Garrison, James C.

James C. Garrison

James C. Garrison

Primary Appointment

Professor, Pharmacology

Contact Information

Jordan Hall 5th Fl Bx 800735, 5013
Charlottesville, VA 22908
Telephone: 434-924-5618
Email: jcg8w@virginia.edu

Research Interests

<body>Role of the G protein &alpha and &beta&gamma Subunits in Cell Signaling </body>

Research Description

The overall goal of our research is to undestand how the large number of G protein α and βγ isoforms lead to specificity in cell signaling, especially how the multiple isoforms of the βγ dimer selectively regulate signaling. We are currently pursuing three major projects. The goal of this work is to understand the interaction between two major signaling pathways in the cell membrane, one utilized by Gi linked recceptors to activate hematopoietic cells and another used by Gs linked receptors to inhibit inflammation. In neutrophils and macrophages, activation of Gi coupled receptors release the G protein βγ dimer and activate superoxide production, cell shape changes and cell migration. Cellular targets for Gβγ dimers include phosphatidylinositol 3-kinase (PI 3 kinase) and the Rac guanine nucleotide exchange factor (GEF), P-Rex1. Activation of PI 3-kinase generates PIP3 in the plasma membrane and Rac is a central mediator in cardiovascular physiology and pathophysiology. As P-Rex1 activation is modulated by PIP3 and the G protein βγ subunit, the synergistic actions of the Gβγ dimer on PI 3-kinase and P-Rex1 combine to activate cells such as neutrophils and macrophages.<br/><br/>Receptors which raise cyclic AMP levels inhibit the activation of hematopoietic cells. Thus, phosphorylation of important regulatory sites via the cyclic AMP depended protein kinase in hematopoietic cells is central to the inhibitory response. Both PI 3-kinase and P-Rex1 can be phosphorylated in vitro by the cyclic AMP depended protein kinase (PKA). This event inhibits the activity of both of these enzymes. Our work examines the ability of pure G protein α and βγ subunits to regulate PI 3-kinase and P-Rex1 in synthetic lipid vesicles containing PIP3 and PI 3-kinase or Rac to determine which G protein subunits modify the activity of these enzymes. In another project we are phosphorylating pure, recombinant PI 3-kinase and P-Rex1 with the cyclic AMP depended protein kinase and measuring the effect of phoshorylation on their activity in the presence of PIP3 and the G protein subunits.In a third project, we are examining how PI 3-kinase and P-Rex1 respond to activation of G protein coupled receptors in HEK-293 cells, macrophages and neutrophils. We are also using small, inhibitory RNA's delivered to these cells by transfection or stable infection with lentiviruses to determine which isoforms of G proteins regulate PI 3-kinase and P-Rex1 activity in a cellular context. Other effectors examined in these experiments include: adenylyl cyclase, PLC-β, PtdIns 3-kinase and production of certain cytokines such as TNF-α.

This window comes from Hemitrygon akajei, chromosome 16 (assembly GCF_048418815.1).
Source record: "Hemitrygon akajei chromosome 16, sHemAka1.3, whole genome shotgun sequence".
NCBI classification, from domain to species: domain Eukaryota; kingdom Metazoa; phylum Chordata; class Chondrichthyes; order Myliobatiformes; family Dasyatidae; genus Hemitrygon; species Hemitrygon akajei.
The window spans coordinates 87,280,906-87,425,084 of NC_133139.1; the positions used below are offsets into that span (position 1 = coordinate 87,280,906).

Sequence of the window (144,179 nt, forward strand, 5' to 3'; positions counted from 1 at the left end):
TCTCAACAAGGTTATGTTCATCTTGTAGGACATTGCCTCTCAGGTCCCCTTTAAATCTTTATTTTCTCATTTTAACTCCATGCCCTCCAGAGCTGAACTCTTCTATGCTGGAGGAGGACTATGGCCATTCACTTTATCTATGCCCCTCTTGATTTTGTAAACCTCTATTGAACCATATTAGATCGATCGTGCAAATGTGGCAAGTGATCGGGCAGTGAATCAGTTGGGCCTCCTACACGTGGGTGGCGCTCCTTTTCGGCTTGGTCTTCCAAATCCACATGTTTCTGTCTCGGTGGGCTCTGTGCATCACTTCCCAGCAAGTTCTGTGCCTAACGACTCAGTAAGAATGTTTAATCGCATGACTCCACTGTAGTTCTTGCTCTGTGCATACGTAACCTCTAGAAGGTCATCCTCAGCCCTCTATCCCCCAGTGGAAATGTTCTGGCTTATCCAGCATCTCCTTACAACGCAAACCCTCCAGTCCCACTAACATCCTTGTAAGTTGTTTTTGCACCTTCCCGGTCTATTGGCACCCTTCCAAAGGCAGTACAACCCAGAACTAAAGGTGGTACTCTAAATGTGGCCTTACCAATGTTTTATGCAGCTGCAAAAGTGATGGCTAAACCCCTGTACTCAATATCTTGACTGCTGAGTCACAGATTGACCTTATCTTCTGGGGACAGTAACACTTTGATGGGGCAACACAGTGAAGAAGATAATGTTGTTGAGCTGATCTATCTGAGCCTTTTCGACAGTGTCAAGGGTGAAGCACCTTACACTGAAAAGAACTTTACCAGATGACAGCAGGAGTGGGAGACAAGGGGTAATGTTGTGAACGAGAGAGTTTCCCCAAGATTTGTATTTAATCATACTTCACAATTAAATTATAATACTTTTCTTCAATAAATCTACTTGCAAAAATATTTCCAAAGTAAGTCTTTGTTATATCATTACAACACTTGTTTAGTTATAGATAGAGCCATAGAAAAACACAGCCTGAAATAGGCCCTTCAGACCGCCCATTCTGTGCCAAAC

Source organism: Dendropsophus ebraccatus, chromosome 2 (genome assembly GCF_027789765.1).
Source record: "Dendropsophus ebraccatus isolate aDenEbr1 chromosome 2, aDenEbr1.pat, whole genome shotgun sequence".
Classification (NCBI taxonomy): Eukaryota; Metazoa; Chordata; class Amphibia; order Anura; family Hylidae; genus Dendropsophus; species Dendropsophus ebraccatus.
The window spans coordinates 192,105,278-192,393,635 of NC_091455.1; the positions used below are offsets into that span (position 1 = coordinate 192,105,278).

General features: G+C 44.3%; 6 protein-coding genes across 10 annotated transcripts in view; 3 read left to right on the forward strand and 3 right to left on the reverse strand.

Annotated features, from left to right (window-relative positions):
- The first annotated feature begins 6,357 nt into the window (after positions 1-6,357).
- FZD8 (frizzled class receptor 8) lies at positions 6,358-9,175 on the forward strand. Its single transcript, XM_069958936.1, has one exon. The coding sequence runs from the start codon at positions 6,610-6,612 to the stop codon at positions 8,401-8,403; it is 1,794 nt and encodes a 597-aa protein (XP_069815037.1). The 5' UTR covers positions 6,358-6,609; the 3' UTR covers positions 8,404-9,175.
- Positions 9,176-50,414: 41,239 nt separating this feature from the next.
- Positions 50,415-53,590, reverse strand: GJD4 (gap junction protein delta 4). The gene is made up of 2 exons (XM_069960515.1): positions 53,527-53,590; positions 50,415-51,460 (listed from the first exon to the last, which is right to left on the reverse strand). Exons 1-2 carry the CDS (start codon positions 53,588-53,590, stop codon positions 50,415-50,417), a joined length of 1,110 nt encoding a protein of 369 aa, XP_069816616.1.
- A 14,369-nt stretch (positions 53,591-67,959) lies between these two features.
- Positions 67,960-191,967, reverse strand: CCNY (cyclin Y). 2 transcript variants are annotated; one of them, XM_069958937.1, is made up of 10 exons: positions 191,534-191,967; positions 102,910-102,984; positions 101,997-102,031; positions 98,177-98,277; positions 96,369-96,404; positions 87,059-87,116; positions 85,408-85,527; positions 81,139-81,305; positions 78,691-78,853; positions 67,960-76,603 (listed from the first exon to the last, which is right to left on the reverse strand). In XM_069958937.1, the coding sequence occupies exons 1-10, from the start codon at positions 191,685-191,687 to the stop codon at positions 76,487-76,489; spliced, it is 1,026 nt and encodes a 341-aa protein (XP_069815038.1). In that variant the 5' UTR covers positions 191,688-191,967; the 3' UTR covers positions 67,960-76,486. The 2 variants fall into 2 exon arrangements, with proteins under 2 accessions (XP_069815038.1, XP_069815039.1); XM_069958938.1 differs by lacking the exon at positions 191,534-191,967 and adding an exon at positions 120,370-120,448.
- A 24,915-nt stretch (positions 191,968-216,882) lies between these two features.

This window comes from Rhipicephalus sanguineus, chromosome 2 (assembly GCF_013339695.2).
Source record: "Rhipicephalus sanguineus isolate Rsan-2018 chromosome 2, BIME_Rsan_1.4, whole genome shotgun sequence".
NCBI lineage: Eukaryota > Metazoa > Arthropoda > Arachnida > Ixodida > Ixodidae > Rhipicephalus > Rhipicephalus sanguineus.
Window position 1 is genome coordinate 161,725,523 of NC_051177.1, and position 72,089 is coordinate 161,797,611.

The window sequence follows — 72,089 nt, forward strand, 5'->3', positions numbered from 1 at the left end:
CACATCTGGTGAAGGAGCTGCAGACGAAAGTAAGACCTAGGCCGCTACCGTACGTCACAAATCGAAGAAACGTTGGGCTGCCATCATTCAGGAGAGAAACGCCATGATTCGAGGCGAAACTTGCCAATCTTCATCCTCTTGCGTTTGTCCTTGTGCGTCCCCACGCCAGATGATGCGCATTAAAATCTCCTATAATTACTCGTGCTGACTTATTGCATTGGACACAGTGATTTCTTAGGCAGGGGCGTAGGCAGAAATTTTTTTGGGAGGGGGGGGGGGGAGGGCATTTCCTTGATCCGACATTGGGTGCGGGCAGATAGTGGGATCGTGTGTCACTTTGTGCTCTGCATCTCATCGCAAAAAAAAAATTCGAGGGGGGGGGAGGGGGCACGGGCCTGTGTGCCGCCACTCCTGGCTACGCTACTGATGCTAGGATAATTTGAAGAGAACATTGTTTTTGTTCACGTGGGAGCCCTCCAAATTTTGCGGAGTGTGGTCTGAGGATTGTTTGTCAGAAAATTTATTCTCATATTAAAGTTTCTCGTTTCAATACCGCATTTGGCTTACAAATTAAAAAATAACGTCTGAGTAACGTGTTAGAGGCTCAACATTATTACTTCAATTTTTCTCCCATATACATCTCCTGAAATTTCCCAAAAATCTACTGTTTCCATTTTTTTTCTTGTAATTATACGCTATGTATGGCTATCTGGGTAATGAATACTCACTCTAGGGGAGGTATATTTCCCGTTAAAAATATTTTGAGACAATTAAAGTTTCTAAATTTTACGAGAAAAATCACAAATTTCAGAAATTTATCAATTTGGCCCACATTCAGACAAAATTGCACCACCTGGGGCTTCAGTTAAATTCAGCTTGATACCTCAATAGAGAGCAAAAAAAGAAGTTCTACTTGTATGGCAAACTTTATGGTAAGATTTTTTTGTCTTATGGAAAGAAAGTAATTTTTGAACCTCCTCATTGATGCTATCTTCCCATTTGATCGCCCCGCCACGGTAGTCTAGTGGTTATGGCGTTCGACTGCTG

Selected Publications